Two years into a pandemic and with a death toll exceeding a reported 900,000 Americans, it is unacceptable that the FDA and NIAID are needlessly delaying a treatment for late-stage COVID-19 with a remarkable track record of success. This bureaucratic dragging of your feet appears in stark contrast to the expedited review of other treatments like remdesivir, Molnupiravir, Paxlovid and the COVID-19 vaccines. The FDA’s disparate review processes for different treatments that appears to favor large manufacturers is troubling.

In an interview with Horowitz, Dr. Flavio Cadegiani, a Brazilian endocrinologist who has treated 2,400 COVID patients without losing a single one, explained how the drug fights the virus.

“Aviptadil is a drug that mimics vasoactive intestinal polypeptide (VIP), however, with prolonged effects, compared to the endogenous (produced by the body) VIP,” he said. “VIP and aviptadil act in a type of lung cell called alveolar type II (AT-2), that, although representing just as few as 5% of the cells in the lungs, are largely responsible for oxygen transfer and inhibition of dysfunctional hyper inflammatory reaction and cytokine storm, through the inhibition of the activity of one of the main triggers of these reactions, called NMDA-induced caspase-3.”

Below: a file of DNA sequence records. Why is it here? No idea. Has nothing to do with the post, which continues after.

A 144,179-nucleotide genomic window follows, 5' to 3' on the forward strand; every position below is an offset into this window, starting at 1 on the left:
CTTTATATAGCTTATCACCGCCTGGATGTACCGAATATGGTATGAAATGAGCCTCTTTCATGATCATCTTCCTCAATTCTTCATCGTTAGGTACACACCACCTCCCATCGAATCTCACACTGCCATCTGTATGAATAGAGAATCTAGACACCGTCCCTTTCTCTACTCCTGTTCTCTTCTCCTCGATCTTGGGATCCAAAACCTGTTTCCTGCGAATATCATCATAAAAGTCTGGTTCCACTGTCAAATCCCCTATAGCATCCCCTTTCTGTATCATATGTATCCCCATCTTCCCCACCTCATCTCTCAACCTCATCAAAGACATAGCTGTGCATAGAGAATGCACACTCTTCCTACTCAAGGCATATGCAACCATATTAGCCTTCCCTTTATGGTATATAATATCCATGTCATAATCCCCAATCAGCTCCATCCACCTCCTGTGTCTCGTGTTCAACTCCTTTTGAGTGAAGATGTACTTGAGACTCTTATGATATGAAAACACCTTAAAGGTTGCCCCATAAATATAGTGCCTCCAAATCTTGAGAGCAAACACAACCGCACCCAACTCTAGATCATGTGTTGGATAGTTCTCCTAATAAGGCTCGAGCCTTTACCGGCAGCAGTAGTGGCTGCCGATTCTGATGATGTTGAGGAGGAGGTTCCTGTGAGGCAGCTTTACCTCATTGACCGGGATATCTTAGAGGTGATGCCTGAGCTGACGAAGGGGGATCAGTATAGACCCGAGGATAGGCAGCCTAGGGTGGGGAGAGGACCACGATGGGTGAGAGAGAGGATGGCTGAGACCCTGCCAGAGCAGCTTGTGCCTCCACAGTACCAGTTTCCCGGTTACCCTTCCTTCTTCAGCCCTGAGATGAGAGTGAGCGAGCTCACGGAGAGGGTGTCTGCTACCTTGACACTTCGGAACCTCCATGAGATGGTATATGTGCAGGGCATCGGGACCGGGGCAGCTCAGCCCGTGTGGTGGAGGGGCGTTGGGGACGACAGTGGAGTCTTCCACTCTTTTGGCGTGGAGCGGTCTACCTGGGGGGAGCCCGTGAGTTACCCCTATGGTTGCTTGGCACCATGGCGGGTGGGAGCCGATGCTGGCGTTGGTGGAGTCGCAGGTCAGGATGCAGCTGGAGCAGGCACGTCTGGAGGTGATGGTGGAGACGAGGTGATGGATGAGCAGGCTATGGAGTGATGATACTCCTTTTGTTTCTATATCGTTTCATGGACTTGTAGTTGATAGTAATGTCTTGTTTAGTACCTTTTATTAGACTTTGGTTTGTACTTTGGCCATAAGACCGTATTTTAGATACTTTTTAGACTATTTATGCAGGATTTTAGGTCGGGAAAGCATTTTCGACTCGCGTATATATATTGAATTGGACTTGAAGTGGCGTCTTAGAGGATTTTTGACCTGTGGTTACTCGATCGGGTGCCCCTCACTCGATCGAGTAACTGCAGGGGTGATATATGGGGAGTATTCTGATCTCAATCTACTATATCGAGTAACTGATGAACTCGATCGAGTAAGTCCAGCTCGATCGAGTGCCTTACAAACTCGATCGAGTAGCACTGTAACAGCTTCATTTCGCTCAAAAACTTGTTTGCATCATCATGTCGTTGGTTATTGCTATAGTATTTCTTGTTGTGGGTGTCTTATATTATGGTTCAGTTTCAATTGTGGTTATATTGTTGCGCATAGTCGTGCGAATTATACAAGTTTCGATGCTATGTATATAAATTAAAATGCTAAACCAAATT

Dr. Cadegiani noted that “to date, there is no other molecule capable of working at late stage against COVID-19, and at the same not causing immunosuppression.”

He also believes aviptadil blocks the IL-6, the most dangerous cytokine at the center of the pulmonary dysfunction related to COVID-19. “The importance is that IL-6 is the cytokine that is not effectively blocked by glucocorticoids, even in very high doses. Thus, aviptadil/VIP could confer additional protection when we most need and when we have the fewest resources for.”
He went further to suggest that it is downright malpractice for hospitals not to try this drug at late stage, given the absence of alternatives. “Due to the absence of therapeutic alternatives targeting AT-2 and IL-6, and given the already well-established safety profile, its approval goes beyond the attempt-to-try principle, since it is highly plausible and likely that it works. Therefore, instead of an action of attempt-to-try when giving aviptadil, not providing it when patients fail to respond to other therapies can be considered a medical negligence, from a bioethical perspective.”

The Republicans are requesting answers to the following questions to better understand the FDA’s decisions regarding an EUA for ZYESAMI:

1. Please provide a timeline of FDA and NIAID actions to review ZYESAMI as an
emergency treatment for COVID-19.
2. Please provide documentation of any communications between FDA or NIAID and
physicians or hospitals that are utilizing ZYESAMI under Right to Try.
3. Has the FDA ever accepted the data of ongoing clinical trials when issuing an EUA for a
treatment for COVID-19? If so, please provide the treatment and its EUA.
4. Please explain why the FDA refuses to review ZYESAMI data until completion of a
clinical trial.
5. For COVID patients that received remdesivir and steroids but did not recover, what is the
FDA and NIAID’s current treatment recommendation?

They have asked for a response from the FDA and NIAID no later than 5:00 p.m. on March 17.

balance of natureDonate

Latest article

- Advertisement -
EnglishHebrew
Skip to content